Global Meat Supplier Operating Again After REvil Cyberattack

Published: 08 June 2021

Meat FridgeThe attack and others like it has led government officials to increasingly recognize the threat that cybercrime poses on various industries, even those outside of high tech. (Photo: borkazoid, Flickr, License)

By Emily Tian

After a cyberattack linked to Russian hacker group REvil forced the world’s largest meat supplier JBS to shut down all of its systems, including plants in North America and Australia, the Brazil-based company has returned to full global operations. An expert said on Tuesday that  attacked companies won’t tell whether they paid ransom.  

The attack, which took place on May 30, affected servers that supported the company’s North American and Australian operating systems, according to a press release from JBS. 

Since the company’s encrypted backup servers were not affected by the attack, JBS was able to limit the loss to less than one day’s worth of production, which it expects to recover by the end of this week. JBS USA CEO Andre Nogueria said in a separate statement that JBS and Pilgrim’s core systems were not affected by the attack, “which greatly reduced potential impact.”

According to the company, there is no evidence that any consumer or employee data was compromised as a result of the attack.

The FBI has attributed the attack to REvil (also known as Sodinokibi) and wrote that the agency is working to hold the responsible actors accountable. In light of the recent rapid increase in ransomware attacks on private companies, the FBI has also made cyberattack investigations a top priority, according to another statement released last week. 

REvil is a ransomware-as-a-service operation, thought to be based in Russia, that has gained a reputation for the hefty ransoms it exacts on its victims. According to an analysis by antivirus software company Emsisoft, 4.6% of reported ransomware strains in the first quarter of 2021 can be traced to REvil. 

There have not been any posts regarding the JBS cyberattack on REvil’s dark web site, known as “Happy Blog,” where they usually claim responsibility for past hacks. It is not known whether JBS paid a ransom. The company did not respond to requests for comment.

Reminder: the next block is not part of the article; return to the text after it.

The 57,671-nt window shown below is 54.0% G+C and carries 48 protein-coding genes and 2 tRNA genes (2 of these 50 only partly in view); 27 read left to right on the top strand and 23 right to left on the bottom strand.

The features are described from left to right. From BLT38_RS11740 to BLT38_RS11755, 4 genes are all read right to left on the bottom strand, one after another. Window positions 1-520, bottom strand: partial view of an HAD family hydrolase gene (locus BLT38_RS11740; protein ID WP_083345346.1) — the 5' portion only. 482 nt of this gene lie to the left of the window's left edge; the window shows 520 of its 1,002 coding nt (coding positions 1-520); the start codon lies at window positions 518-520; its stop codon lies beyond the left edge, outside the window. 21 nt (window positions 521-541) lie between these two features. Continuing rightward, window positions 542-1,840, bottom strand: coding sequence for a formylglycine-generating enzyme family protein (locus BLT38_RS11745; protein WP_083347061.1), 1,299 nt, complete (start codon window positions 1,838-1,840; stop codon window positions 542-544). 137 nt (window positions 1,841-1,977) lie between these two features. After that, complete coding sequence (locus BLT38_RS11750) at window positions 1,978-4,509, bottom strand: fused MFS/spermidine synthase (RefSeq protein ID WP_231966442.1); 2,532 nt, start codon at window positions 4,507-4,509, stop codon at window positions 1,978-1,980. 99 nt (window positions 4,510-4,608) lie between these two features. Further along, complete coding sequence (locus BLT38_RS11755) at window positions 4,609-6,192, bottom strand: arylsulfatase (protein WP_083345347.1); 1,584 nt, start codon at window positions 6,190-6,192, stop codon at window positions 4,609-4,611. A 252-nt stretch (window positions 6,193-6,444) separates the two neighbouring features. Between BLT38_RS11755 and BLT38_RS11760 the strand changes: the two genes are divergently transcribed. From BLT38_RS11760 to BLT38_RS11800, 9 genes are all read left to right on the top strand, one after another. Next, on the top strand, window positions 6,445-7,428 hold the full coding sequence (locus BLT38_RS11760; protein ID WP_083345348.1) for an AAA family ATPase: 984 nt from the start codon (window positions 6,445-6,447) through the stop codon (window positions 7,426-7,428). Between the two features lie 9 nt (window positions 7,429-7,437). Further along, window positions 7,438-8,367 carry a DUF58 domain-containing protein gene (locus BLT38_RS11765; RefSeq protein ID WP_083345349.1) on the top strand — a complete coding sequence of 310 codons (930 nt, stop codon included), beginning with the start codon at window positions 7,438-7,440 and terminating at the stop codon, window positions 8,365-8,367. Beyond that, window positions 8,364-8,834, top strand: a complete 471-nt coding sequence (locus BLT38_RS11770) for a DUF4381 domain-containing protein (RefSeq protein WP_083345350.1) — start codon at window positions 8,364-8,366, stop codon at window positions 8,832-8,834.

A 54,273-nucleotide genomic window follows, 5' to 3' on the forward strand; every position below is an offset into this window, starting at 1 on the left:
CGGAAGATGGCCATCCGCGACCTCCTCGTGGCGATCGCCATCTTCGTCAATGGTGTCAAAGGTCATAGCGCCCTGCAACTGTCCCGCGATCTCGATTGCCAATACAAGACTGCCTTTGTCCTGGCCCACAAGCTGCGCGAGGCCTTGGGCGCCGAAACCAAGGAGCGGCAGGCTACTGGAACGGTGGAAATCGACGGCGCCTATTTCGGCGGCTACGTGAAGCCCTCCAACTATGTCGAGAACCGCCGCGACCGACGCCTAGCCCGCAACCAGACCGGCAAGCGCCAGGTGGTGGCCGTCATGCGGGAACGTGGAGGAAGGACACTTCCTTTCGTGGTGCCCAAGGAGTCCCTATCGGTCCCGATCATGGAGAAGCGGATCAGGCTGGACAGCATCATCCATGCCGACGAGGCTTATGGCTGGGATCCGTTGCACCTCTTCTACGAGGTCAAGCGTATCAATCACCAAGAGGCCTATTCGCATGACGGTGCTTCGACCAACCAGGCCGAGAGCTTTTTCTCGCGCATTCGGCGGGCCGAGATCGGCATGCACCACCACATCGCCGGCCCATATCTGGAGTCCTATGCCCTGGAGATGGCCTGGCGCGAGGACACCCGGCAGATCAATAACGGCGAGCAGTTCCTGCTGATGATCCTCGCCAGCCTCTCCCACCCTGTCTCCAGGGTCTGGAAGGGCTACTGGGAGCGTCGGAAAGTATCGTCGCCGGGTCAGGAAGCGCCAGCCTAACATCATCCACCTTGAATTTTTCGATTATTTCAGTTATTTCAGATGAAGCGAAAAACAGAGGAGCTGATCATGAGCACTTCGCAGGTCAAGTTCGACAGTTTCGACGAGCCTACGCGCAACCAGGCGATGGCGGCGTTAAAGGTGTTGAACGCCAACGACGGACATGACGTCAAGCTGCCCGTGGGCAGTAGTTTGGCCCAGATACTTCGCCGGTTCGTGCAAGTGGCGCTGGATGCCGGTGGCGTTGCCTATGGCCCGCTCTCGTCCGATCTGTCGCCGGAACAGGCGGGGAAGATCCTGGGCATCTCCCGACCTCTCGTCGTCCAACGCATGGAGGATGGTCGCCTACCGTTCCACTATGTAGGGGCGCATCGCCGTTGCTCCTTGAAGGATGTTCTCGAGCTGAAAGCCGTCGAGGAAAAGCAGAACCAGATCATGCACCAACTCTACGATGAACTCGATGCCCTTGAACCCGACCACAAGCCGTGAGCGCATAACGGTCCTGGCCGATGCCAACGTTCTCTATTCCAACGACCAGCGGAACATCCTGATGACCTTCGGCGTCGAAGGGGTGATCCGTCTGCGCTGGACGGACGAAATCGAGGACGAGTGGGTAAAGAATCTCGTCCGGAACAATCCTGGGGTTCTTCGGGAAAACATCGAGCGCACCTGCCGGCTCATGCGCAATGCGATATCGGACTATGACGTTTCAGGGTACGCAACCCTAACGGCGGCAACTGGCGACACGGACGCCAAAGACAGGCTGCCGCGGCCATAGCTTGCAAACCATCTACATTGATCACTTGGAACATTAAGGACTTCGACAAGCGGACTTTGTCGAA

Andrew Grotto, a cybersecurity researcher at Stanford, told OCCRP on Tuesday that  companies that have paid the ransom may not have an incentive to disclose that information to the public, unless they have reported obligations to their shareholders. 

The JBS attack follows shortly after the Colonial Pipeline cyberattack that shut down the operator for days in May until it allegedly paid a $4.4 million ransom to Darkside, another Russian hacker group linked to the attack. 

The attack and others like it has led government officials to increasingly recognize the threat that cybercrime poses on various industries, even those outside of traditionally high-risk sectors like financial services and energy. 

“A distinction has been drawn for many decades between IT and customer records and Operations Technology, which handles industrial processes,” Grotto said. “The assumption is falling apart that OT presents a hard target for adversaries since it relies on specialized equipment that might not be embedded in the IT infrastructure.” 

The White House’s Deputy Press Secretary, Karine Jean-Pierre, told reporters on June 1 that the White House and the U.S. Department of Agriculture had been supporting JBS leadership, along with the FBI. The White House is also delivering the message to the Russian government that “responsible states do not harbor ransomware criminals,” according to Jeane-Pierre.